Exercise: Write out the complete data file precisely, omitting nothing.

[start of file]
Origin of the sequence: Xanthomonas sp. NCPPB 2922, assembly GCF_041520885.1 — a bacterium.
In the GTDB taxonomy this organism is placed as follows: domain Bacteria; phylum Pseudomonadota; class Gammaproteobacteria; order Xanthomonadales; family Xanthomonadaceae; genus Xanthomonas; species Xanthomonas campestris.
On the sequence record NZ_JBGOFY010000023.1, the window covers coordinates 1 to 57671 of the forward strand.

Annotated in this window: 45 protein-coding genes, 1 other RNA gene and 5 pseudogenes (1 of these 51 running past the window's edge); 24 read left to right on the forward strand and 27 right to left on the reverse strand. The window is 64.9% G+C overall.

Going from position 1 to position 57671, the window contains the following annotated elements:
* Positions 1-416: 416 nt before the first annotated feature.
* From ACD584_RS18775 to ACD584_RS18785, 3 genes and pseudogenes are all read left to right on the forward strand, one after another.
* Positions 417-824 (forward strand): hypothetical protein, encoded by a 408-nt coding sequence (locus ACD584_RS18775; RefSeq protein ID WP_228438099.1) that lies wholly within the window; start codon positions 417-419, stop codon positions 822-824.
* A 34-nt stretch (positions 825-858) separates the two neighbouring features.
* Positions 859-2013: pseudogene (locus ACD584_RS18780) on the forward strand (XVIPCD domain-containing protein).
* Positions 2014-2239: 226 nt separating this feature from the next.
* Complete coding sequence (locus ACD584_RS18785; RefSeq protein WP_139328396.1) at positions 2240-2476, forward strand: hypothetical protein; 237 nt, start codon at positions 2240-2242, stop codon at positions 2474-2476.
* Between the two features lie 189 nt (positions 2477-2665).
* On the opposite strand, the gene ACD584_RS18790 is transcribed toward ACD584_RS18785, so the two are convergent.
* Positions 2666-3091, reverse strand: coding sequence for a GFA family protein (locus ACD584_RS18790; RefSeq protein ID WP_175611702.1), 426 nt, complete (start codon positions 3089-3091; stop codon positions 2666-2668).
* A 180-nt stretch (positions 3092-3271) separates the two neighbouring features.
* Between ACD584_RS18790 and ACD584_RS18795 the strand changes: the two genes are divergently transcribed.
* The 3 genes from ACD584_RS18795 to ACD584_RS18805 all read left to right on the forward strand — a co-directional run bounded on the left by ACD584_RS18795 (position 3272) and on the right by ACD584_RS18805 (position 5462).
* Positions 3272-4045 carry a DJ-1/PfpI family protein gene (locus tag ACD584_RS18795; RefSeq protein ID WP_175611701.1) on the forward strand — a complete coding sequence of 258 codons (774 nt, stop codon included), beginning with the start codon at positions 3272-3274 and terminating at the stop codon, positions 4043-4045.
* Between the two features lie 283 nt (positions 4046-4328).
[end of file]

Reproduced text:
Origin of the sequence: Xanthomonas sp. NCPPB 2922, assembly GCF_041520885.1 — a bacterium.
In the GTDB taxonomy this organism is placed as follows: domain Bacteria; phylum Pseudomonadota; class Gammaproteobacteria; order Xanthomonadales; family Xanthomonadaceae; genus Xanthomonas; species Xanthomonas campestris.
On the sequence record NZ_JBGOFY010000023.1, the window covers coordinates 1 to 57671 of the forward strand.

Annotated in this window: 45 protein-coding genes, 1 other RNA gene and 5 pseudogenes (1 of these 51 running past the window's edge); 24 read left to right on the forward strand and 27 right to left on the reverse strand. The window is 64.9% G+C overall.

Going from position 1 to position 57671, the window contains the following annotated elements:
* Positions 1-416: 416 nt before the first annotated feature.
* From ACD584_RS18775 to ACD584_RS18785, 3 genes and pseudogenes are all read left to right on the forward strand, one after another.
* Positions 417-824 (forward strand): hypothetical protein, encoded by a 408-nt coding sequence (locus ACD584_RS18775; RefSeq protein ID WP_228438099.1) that lies wholly within the window; start codon positions 417-419, stop codon positions 822-824.
* A 34-nt stretch (positions 825-858) separates the two neighbouring features.
* Positions 859-2013: pseudogene (locus ACD584_RS18780) on the forward strand (XVIPCD domain-containing protein).
* Positions 2014-2239: 226 nt separating this feature from the next.
* Complete coding sequence (locus ACD584_RS18785; RefSeq protein WP_139328396.1) at positions 2240-2476, forward strand: hypothetical protein; 237 nt, start codon at positions 2240-2242, stop codon at positions 2474-2476.
* Between the two features lie 189 nt (positions 2477-2665).
* On the opposite strand, the gene ACD584_RS18790 is transcribed toward ACD584_RS18785, so the two are convergent.
* Positions 2666-3091, reverse strand: coding sequence for a GFA family protein (locus ACD584_RS18790; RefSeq protein ID WP_175611702.1), 426 nt, complete (start codon positions 3089-3091; stop codon positions 2666-2668).
* A 180-nt stretch (positions 3092-3271) separates the two neighbouring features.
* Between ACD584_RS18790 and ACD584_RS18795 the strand changes: the two genes are divergently transcribed.
* The 3 genes from ACD584_RS18795 to ACD584_RS18805 all read left to right on the forward strand — a co-directional run bounded on the left by ACD584_RS18795 (position 3272) and on the right by ACD584_RS18805 (position 5462).
* Positions 3272-4045 carry a DJ-1/PfpI family protein gene (locus tag ACD584_RS18795; RefSeq protein ID WP_175611701.1) on the forward strand — a complete coding sequence of 258 codons (774 nt, stop codon included), beginning with the start codon at positions 3272-3274 and terminating at the stop codon, positions 4043-4045.
* Between the two features lie 283 nt (positions 4046-4328).